WE, the undersigned, have reviewed the direct examination transcript of the testimony of Arnold Melnikoff, hair examiner and Laboratory Manager of the Montana Laboratory of Criminalistics, in the case of State v. Jimmy Bromgard. We have focused our attention on the questions and answers below, in which Mr. Melnikoff discussed the probabilities of erroneous associations in the microscopical comparison of human hair.

On page 236 of the transcript are the following questions and answers:

Q. How common is it for two individuals to have head hair which is microscopically indistinguishable?

A. Well the best way that I know to answer that question is to relate to my own case work experience, and I have done over 700 cases involving head hair and have only had five or six cases where I could not distinguish the head hair between two individuals.

Q. What is your experience in the same regard with pubic hair?

A. Well I have probably examined less cases because not all the cases involving hair involve pubic hair, but I would guess it's probably close to 500 cases, most of the time it does, and I have had the experience where only three times pubic hair standards from two individuals submitted in the case could not be distinguished.

On pages 237 and 238 of the transcript are the following question and answer:

Q. So each one would be one in a hundred, what would the two together be. In other words if the pubic hair and head hair are both matching up, what are the odds of that being a mistake?

A. Well there are actually two mutually exclusive events because they come from different areas of the body, and their characteristics are not necessarily the same. So if you find both head and pubic hair there you have one chance in a hundred for the head hair matching a particular individual and one chance in a hundred for the pubic hair. If you find both it's a multiplying effect, it would be one chance in 10,000, it's the same as two dice, if you throw one dice with a one, one chance out of six; if you throw another dice with a one, it's one chance out of six, you multiply the odds together. You do the same in this case, so it's one times one hundred, times one, times one hundred, and you get one in 10,000.

The following exchange is found on page 238 of the transcript:

Q. Consequently, so that I understand it correctly and the jury understands it correctly, is it your opinion that there is less than one in ten thousand chance that this was not actually Jimmy Bromgard's hair?

A. Yes.

We have reached the following conclusions:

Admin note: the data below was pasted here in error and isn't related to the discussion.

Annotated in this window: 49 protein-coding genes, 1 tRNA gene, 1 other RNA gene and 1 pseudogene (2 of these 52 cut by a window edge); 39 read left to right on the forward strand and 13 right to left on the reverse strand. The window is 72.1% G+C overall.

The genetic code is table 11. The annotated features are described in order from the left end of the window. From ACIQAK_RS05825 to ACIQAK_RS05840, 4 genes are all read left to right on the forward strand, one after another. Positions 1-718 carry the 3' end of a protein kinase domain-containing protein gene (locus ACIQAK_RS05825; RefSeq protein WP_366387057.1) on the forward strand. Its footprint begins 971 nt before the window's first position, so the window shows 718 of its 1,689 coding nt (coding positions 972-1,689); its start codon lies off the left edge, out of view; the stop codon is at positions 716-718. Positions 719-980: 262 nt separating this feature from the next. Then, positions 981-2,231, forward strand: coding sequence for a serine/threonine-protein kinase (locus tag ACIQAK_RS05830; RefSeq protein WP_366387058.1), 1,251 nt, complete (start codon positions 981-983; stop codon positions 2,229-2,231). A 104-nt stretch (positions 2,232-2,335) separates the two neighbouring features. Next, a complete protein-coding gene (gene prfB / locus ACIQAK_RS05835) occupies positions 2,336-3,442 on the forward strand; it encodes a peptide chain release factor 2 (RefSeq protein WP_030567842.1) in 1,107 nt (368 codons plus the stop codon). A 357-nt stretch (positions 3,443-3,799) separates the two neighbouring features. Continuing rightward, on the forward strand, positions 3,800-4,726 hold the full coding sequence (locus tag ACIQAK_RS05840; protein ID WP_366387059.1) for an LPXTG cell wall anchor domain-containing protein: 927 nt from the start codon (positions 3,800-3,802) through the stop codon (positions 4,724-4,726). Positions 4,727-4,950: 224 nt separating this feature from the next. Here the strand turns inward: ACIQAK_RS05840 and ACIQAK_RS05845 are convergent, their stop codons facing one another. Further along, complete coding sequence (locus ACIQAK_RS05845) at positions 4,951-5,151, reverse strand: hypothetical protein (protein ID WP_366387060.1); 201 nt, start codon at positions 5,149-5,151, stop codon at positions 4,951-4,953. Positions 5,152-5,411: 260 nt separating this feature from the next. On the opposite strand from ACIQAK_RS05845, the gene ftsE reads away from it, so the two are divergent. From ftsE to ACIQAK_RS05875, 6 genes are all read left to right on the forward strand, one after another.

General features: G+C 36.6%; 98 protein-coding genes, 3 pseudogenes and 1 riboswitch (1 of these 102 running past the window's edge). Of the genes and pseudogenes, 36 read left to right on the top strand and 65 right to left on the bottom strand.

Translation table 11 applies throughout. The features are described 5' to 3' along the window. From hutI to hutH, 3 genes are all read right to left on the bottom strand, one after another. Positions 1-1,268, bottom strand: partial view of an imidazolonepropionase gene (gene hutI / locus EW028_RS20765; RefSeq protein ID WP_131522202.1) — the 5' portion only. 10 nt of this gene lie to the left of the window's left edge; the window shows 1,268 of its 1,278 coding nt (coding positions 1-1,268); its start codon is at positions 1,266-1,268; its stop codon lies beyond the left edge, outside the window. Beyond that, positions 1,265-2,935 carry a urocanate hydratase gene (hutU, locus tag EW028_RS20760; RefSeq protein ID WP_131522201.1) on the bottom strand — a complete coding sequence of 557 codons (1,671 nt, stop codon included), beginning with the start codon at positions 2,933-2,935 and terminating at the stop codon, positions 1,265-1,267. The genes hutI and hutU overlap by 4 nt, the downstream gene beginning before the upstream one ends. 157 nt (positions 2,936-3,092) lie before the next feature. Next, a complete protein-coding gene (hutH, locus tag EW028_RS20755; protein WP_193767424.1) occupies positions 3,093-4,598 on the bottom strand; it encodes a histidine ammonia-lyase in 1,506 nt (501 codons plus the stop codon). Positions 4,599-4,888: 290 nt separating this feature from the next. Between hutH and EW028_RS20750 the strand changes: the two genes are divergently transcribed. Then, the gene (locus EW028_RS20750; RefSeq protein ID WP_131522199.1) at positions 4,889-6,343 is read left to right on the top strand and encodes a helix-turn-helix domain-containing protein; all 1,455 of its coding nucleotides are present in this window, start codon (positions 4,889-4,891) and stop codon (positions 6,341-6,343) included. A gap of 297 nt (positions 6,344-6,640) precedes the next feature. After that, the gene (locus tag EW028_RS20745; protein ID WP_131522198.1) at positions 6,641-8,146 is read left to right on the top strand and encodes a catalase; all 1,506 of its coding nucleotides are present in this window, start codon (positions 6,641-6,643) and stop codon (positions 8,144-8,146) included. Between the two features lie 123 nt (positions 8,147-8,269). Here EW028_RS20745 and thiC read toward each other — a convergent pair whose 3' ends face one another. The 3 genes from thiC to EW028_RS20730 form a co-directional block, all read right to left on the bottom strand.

1. The witness's testimony on pages 237-238 contains egregious misstatements not only of the science of forensic hair examinations but also of genetics and statistics. These statements reveal a fundamental lack of understanding of what can be said about human hair comparisons and about the difference between casework and empirical research. His testimony is completely contrary to generally accepted scientific principles.

2. The witness's use of probabilities is contrary to the fact that there is not - and never was - a well established probability theory for hair comparison.

3. The witness's testimony is contrary to the consensus practice B as it existed in 1987 B for forensic hair comparisons and testimony regarding such comparisons.

4. In the Bromgard case, Mr. Melnikoff matched both head and pubic hairs of the accused to questioned hairs from the crime scene. Based on the postconviction DNA testing carried out in this case, we now know that none of the questioned hairs could have come from Mr. Bromgard. While an experienced hair examiner might erroneously associate a single head or pubic hair, it is highly unlikely that a competent hair examiner would incorrectly associate both head and pubic hairs.

5. If this witness has evaluated hair in over 700 cases as he claims in his testimony, then it is reasonable to assume that he has made many other misattributions.

Good laboratory practice and all quality assurance/quality control programs require an investigation in a case such as this. However, the fact that the examiner was also the Laboratory Manager for the Montana Laboratory of Criminalistics would suggest that an internal investigation by that laboratory would be inappropriate. We understand that the laboratory is ultimately under the control of the Montana Attorney General.

ACCORDINGLY, we urge the Montana Attorney General to create an audit committee comprised of experts from outside the state laboratory. The committee should be authorized to examine the following:

1. Transcripts of the testimony of Arnold Melnikoff in every case in which he testified.

2. The evidential hairs in this case. These should be re-examined to determine if the witness's conclusions that the head hairs and pubic hairs exhibited the same microscopic characteristics as the known head and pubic hairs of Mr. Bromgard are correct.

3. Evidential hairs in all other hair cases in which Mr. Melnikoff conducted the examinations. This re-examination should be undertaken if one, or both, of the questioned hairs in the Bromgard case is found to be microscopically dissimilar to known hairs from Mr. Bromgard.

4. The testimony of anyone who was trained by Mr. Melnikoff. The capabilities of anyone trained by Mr. Melnikoff as a hair examiner must be regarded at this point as highly suspect.

At the conclusion of the audit, the committee should submit a written report detailing its findings. We are confident that you share the importance of this investigation and audit since the human consequences of a forensic scientist=s misstatements can be extraordinary.

Respectfully submitted, *

Richard E. Bisbing
McCrone Associates, Inc.

Harold Deadman
George Washington University

Max M. Houck
West Virginia University

Skip Palenik

Walter F. Rowe
George Washington University